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The new house I rented has hospital's white floor, bright

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The new house I rented has hospital's white floor, bright white walls and bright white cold lamps. I'm trying to improve the mood of the place and since I don't have money to paint the walls, my last option is redoing the lighting.

We don't have IKEA on my country so I tried diffusing the light with cream yellow paper and orange/yellow polyester fabric but they don't give the proper atmosphere.

Any ideas? Do I need to have more than one light source? I'm having trouble finding interior lighting 101 on google. I read that the lighting should emulate sunlight but how exactly is this achieved? I always end with too yellow or too orange tones.
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Lower wattage bulbs or dark lamp shades
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..pair of ray-bans, and good is.

You get 'daylight' (light-spectrum emulating) bulbs, but they are really, really fucking white and not what your wanting at all.

Just use a mixture of different sources, lower wattage, proper incandescent bulbs, pref. on a dimmer - maybe, some uplighters, 2nd hand shop will have something old-school with a heavy shade - LED's are really, really, not what you are wanting either, srsly.
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>>902281
Isn't possible to keep the cold lamps but shade them in a way I get the same light from an incandescent bulb?
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>>902291
Hmmm.. 'cold' lamps + filter, results may vary, from useless to even worse, depends on your source, xactly. The problem, most (newer/efficient/crap) bulbs have a very limited spectrum, it is easier to filer by removal - you cannot add what isn't there to start with. OK:

LEDs + filter ? = nope.
flourescents (tube things) + filter ? = not great, but, if nothing else..
tungsten, metal halide, etc. + filter? = works gut, but, gotta watch temperature. Like really watch temperature. An example, those fucking 20-50w mini tracklight things, generally run way too hot to be filtered easily anyway.

basically, as said - you be easier just adding a few different lower-powered sources with incandescents.

You are gonna use filters tho? - go find a local theatre or something, and borrow a few sheets of actual proper filter, red/purple/yellow/orange whatever - or ebay some and experiment. Decent light filter sheets will at least accept a bit of temperature, but not even these should be touching the actual source/bulb. Paper, fabric, etc. - depending on bulb? - your apartment may end up looking very warm indeed. And quickly. No shit.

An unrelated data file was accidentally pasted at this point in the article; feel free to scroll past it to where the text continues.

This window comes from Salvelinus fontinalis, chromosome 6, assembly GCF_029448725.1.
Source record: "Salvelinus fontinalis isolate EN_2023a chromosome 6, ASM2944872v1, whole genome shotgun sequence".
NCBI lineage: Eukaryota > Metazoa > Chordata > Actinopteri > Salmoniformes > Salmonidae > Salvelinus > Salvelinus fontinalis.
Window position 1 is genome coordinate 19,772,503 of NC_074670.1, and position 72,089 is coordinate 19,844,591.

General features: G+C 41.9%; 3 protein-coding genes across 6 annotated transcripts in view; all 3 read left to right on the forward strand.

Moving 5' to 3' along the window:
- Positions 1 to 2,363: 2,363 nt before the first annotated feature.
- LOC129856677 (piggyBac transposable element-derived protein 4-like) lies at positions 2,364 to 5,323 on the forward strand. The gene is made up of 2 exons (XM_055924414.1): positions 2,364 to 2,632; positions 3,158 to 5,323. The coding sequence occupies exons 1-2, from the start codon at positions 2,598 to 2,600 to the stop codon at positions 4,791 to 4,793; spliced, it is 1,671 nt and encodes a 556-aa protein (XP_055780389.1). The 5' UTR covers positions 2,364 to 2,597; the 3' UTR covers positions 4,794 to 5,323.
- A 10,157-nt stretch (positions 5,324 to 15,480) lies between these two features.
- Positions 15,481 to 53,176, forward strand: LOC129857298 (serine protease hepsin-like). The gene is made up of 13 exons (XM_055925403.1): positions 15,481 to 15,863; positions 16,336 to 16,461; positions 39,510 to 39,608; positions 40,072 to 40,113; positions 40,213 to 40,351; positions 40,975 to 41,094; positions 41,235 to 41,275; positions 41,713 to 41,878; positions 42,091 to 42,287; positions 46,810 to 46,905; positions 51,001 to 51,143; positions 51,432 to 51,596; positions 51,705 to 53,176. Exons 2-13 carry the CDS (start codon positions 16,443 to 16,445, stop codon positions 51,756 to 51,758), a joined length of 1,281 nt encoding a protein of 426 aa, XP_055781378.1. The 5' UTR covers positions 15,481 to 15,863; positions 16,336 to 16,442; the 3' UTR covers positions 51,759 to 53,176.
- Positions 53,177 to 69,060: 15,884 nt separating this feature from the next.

Srsly, 2nd hand an old-school floor lamp with heavy shade or something, makes a world of difference.
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>>902262
go LED, if you dislike white, aboid "daylight" and go for "softwhite" the softwhite is the yellow/orange color of a traditional bulb
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stagecraft fag here. just order some gels lmao
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>>902262
>The new house I rented has hospital's white floor, bright white walls and bright white cold lamps.

Sounds great. I wish I lived in a sterile white place with sexy cool blue light.
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>>902262
Not aure what country you are in, but look for the lowest kelvin (k) bulb you can. The color you are looking for is 2300k to 2800k light. Most incadescent are this color unless it says daylight, then its 4500k to 5000k. There is an intermediate 3200k that is decent also. These numbers should be on the packaging, if not, look up the bulb online for this rating. Also look at watts, if its flourescent, look around a 7 to 9 watt (this is u.s. figures).
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>>902262
>I read that the lighting should emulate sunlight but how exactly is this achieved?
Check the K value of the light you get.
>Do I need to have more than one light source? I'm having trouble finding interior lighting 101 on google
As for how to design good lighting (ignore britishness): https://www.youtube.com/watch?v=lHk7yRu7_K4
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>>902262
you need chandeliers or darker shades over the bulbs to bring a more chill mood into the house.

painting the walls dark red could do justice. wallpaper can work but patterns could bring down the vibe.
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